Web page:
Certainly you are still capable of understanding that the marriage between government/pharma/insurance creates more than a few interests that may conflict with your personal health. That concept requires minimal tin foil for a science blog, that prides itself on critical thinking.
Pharmaceutical companies are in cahoots with insurance companies to make people sick so that insurance companies will have to increase the amount of money they pay to pharmaceutical companies. And the government is in on it because sick people are less productive and create an increased demand on services for which there is less tax revenue because of the drop in productivity.
Oh, that makes perfect sense.
I’m not a “blogger” or a “progressive,” Peaches. Indeed, you might note a complete lack of grammatical complaints iin the foregoing, as opposed to the general observation that you seem to have difficulty making a coherent sentence.
(Which is no doubt an irritation to your “tax accountant.”)
You know lawyers don’t pay taxes.
Jeezums, that’s the dumbest deliberate misspelling I’ve encountered yet.
Sometime before Christmas I noticed a post to Orac seeking his opinion on the information on webpage. Unfortunately I missed any of the replys and have lost the thread. I saved the link however possibly Narad or someone else remembers the thread about this link?
Oh they don’t, do they? Any lawyers care to comment?
@Shay: thanks for so accurately summarising the stupidity of Bo’s argument.
pan·der [pan-der] Show IPA
1. a person who furnishes clients for a prostitute or supplies persons for illicit sexual intercourse; procurer; pimp.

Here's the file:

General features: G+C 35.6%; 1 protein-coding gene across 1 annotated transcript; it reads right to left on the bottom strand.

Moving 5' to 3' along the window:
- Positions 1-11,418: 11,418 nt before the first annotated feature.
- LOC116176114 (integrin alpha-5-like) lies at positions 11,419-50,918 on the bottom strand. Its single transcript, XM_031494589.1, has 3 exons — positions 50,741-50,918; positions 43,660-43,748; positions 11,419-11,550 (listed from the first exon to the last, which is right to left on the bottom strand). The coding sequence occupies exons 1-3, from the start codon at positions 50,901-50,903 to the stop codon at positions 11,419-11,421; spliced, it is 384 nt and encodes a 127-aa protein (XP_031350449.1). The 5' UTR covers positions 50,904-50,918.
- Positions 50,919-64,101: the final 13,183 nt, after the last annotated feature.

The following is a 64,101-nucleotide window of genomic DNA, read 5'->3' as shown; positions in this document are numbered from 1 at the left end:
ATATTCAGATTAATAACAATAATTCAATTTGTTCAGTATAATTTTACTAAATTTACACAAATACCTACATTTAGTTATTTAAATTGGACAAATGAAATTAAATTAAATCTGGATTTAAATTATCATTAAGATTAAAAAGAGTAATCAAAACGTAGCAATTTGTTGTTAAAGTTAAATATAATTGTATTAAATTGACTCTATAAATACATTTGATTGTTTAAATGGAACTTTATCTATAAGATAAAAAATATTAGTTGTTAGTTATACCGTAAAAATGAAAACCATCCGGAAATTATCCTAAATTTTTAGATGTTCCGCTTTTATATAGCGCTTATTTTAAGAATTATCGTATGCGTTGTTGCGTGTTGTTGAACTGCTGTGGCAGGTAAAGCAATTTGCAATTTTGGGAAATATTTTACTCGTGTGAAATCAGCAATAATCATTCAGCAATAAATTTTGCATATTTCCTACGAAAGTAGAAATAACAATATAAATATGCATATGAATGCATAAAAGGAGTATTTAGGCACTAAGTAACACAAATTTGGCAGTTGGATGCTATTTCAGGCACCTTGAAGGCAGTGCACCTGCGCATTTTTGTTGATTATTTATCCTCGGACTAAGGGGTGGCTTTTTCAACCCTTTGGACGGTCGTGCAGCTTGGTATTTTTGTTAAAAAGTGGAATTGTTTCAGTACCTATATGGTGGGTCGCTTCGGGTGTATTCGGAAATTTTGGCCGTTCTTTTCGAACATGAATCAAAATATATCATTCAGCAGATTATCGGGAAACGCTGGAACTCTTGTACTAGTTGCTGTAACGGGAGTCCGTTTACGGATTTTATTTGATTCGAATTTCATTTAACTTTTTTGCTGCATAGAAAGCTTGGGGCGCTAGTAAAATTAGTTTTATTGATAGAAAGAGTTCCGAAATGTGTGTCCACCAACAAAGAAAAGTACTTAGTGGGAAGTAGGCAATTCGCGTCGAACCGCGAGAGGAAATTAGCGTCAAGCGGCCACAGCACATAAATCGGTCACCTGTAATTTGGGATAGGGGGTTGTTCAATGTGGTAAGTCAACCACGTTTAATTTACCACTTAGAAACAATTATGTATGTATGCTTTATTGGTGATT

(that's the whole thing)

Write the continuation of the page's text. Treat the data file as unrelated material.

2. a person who caters to or profits from the weaknesses or vices of others.
3. a go-between in amorous intrigues.
verb (used without object)
4. to act as a pander; cater basely: to pander to the vile tastes of vulgar persons.
verb (used with object)
5. to act as a pander for.
*Thank you Peter Doshi at least they didn’t call it a Pandemic 🙂
pan·der [pan-der] Show IPA
I am glad to see this thread turning to the topic of beer.
@HDB – always love a good IPA, though the entire Ale family gets my respect as well.
I used to brew batches of beer. The place had a nice recipe for Xmas Ale and a stout as I remember.
@Bo: at the risk of feeding the troll: you’re a joke. The link you posted about NYC is exactly what most of us expect to read: flu is widely spread (no one is calling it a “pandemic” as IIRC the requirements for the true definition haven’t been met yet).
And according to the article, the best ways to protect yourself are: get the flu shot, wash your hands often, stay home of you are sick.
Why do you think we wouldn’t support all of these steps? Yes, I got my flu shot back in November. This week, I’ve been mildly sick with flu like symptoms (fever, muscle aches, headache). I’ve had the full-blown flu in the past. I’ll happily take the mild illness i have now (which may or may not be flu related) over the full-blown (fever for days, severe muscle pain, blinding headaches, vomiting, diarrhea) flu.
ARGH! It should have said : “I’ll happily take the mild illness I have now (which may or may not be flu related) and the flu shot over…
Like who cares what Bo thinks…he’s widely off topic.
Clearly bo lives in opposite land, where curing or preventing illness represents bioterrorism.
Bo, how are Luke and Daisy, anyway?
(and I apologize for insulting such a classic TV show through association with such a classic troll)
“You know lawyers don’t pay taxes.” I already knew the answer but in the interests of research I ran this one by my brother-in-law the lawyer/CPA. As with everything you have posted so far, not true in any known universe.
I’m married to a lawyer and we pay taxes. 🙂
Big Pharma can save you. Treatments are available for your Irrational fear of the flu, your ephebiphobia and your Coulrophobia